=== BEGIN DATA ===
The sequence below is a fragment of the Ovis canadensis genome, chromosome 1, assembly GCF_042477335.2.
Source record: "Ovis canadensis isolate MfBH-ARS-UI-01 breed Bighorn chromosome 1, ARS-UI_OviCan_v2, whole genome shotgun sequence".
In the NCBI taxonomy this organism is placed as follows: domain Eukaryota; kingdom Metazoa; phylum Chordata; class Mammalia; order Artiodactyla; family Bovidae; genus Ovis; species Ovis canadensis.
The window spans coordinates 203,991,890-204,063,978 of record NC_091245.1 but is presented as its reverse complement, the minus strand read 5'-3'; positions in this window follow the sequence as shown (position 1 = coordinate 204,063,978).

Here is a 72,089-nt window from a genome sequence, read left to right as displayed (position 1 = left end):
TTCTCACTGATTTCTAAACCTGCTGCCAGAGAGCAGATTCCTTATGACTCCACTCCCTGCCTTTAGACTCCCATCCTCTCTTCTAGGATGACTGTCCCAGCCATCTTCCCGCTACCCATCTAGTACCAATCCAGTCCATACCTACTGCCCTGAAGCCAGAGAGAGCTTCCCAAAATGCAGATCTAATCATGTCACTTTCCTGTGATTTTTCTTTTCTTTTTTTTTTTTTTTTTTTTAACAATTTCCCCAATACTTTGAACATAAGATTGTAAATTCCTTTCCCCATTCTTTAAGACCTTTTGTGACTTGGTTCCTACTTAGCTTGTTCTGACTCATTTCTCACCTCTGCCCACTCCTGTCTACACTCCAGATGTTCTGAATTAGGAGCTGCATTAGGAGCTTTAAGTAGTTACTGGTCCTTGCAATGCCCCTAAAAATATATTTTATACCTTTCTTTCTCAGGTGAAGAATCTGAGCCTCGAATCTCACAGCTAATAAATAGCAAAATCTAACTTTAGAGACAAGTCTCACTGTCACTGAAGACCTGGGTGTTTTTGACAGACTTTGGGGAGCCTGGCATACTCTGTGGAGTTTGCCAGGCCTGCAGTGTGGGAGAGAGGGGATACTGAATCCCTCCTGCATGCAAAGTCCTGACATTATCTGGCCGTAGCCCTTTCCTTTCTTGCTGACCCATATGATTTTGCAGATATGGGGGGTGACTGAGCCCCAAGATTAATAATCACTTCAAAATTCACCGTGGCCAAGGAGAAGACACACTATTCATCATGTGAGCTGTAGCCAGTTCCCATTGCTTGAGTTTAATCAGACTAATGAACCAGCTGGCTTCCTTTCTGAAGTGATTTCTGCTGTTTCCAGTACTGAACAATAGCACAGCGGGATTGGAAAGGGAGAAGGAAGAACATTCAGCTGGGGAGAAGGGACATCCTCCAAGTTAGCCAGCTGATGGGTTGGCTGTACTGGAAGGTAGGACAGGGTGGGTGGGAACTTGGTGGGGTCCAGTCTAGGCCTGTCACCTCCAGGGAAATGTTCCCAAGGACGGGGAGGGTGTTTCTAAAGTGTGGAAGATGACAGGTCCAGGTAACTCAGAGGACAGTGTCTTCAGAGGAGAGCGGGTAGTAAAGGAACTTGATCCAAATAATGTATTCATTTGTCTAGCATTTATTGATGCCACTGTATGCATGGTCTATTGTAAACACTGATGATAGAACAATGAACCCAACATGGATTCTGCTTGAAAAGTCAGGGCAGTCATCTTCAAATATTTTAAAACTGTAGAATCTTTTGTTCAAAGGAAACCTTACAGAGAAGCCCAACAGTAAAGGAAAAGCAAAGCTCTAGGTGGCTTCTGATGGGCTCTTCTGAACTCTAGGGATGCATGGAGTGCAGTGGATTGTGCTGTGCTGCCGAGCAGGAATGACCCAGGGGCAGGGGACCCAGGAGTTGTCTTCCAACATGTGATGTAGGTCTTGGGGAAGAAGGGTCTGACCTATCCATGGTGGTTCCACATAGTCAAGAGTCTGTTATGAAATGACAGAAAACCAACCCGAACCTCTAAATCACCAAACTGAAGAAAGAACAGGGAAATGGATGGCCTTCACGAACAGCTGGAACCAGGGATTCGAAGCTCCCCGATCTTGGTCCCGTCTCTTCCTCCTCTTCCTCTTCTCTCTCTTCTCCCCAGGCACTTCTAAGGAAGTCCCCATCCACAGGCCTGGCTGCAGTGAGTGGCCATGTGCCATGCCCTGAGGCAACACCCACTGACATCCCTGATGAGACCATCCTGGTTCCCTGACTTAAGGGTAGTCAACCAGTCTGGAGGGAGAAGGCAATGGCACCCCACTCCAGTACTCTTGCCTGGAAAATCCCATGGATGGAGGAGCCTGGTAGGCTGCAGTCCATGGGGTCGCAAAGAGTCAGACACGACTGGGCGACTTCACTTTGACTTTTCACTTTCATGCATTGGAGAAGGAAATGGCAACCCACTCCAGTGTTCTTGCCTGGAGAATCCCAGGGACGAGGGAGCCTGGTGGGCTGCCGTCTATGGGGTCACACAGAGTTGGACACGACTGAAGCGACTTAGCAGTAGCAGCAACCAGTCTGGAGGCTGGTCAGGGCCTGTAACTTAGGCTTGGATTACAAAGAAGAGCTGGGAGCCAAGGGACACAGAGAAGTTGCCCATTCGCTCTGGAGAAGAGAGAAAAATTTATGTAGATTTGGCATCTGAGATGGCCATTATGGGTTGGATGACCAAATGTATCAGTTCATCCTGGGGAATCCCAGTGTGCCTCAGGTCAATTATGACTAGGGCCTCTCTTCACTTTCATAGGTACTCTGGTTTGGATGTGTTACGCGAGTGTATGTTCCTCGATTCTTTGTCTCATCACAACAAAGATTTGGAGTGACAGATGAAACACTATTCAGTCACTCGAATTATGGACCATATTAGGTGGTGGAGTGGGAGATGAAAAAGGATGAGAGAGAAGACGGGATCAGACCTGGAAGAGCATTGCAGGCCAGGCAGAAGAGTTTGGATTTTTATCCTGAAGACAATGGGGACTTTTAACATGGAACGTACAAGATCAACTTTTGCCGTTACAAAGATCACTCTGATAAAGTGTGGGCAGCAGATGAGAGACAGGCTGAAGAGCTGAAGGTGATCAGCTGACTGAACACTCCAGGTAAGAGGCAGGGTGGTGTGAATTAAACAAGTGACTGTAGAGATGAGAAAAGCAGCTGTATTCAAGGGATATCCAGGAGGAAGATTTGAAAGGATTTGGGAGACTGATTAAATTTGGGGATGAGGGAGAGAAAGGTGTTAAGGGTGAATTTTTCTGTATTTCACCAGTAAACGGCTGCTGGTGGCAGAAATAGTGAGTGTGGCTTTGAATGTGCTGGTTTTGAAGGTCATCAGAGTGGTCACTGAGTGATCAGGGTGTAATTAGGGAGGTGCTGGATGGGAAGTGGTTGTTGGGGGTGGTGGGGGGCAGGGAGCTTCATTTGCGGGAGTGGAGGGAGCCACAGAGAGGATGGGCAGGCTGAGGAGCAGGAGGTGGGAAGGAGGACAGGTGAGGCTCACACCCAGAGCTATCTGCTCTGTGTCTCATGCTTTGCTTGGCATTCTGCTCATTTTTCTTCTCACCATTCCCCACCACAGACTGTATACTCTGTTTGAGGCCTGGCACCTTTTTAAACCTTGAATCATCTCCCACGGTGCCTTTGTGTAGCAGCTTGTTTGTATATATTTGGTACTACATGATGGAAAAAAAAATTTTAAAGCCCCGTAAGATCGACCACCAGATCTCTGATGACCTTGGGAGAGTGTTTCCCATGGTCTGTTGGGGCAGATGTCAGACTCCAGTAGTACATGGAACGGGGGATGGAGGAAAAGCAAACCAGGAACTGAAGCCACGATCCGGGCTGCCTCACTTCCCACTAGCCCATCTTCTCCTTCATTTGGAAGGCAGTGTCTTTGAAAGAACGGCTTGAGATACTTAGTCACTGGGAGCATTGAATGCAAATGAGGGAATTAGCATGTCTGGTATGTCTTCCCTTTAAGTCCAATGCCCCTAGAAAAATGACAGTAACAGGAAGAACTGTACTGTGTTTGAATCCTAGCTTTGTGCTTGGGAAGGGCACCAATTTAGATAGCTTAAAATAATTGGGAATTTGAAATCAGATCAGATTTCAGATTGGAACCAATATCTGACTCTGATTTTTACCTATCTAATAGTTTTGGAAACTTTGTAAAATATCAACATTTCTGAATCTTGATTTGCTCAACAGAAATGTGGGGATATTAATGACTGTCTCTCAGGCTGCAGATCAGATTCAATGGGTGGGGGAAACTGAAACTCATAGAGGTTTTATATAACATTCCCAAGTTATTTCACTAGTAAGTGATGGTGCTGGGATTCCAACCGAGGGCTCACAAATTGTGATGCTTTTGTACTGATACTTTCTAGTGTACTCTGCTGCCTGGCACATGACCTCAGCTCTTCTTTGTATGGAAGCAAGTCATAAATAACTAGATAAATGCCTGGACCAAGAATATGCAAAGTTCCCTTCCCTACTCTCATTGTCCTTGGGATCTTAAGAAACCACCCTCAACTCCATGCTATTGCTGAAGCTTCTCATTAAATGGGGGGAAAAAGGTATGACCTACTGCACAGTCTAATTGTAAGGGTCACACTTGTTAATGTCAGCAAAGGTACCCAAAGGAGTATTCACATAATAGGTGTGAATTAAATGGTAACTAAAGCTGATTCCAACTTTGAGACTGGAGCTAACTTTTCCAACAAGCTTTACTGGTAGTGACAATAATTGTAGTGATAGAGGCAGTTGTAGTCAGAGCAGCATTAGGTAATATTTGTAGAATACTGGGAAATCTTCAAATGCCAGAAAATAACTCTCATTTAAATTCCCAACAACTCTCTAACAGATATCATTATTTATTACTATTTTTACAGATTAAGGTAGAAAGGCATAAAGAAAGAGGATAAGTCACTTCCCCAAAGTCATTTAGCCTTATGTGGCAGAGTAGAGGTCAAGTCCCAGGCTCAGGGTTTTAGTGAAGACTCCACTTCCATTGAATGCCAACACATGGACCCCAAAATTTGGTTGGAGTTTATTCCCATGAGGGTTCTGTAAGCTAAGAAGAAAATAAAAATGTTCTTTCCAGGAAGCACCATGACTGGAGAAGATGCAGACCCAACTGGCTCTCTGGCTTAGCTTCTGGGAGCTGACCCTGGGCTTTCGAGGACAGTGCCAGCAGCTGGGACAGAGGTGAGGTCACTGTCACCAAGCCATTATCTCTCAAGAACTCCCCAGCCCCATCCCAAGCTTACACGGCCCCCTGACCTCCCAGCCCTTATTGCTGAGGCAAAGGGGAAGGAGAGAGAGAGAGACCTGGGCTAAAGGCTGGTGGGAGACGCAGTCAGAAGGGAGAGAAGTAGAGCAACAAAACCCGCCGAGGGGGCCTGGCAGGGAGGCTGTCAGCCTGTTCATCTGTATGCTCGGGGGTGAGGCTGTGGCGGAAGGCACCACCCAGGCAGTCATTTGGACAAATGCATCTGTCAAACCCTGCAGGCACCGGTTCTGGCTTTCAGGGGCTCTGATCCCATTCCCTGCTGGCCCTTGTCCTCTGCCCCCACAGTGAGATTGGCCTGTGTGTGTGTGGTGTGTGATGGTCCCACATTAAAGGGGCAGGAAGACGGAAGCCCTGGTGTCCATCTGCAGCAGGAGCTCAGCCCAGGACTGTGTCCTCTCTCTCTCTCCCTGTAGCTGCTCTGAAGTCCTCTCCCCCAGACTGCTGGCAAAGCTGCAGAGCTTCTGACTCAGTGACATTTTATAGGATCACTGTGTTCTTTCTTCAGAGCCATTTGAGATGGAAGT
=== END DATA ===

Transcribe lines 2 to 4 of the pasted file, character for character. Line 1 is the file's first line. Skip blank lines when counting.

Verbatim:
Source record: "Ovis canadensis isolate MfBH-ARS-UI-01 breed Bighorn chromosome 1, ARS-UI_OviCan_v2, whole genome shotgun sequence".
In the NCBI taxonomy this organism is placed as follows: domain Eukaryota; kingdom Metazoa; phylum Chordata; class Mammalia; order Artiodactyla; family Bovidae; genus Ovis; species Ovis canadensis.
The window spans coordinates 203,991,890-204,063,978 of record NC_091245.1 but is presented as its reverse complement, the minus strand read 5'-3'; positions in this window follow the sequence as shown (position 1 = coordinate 204,063,978).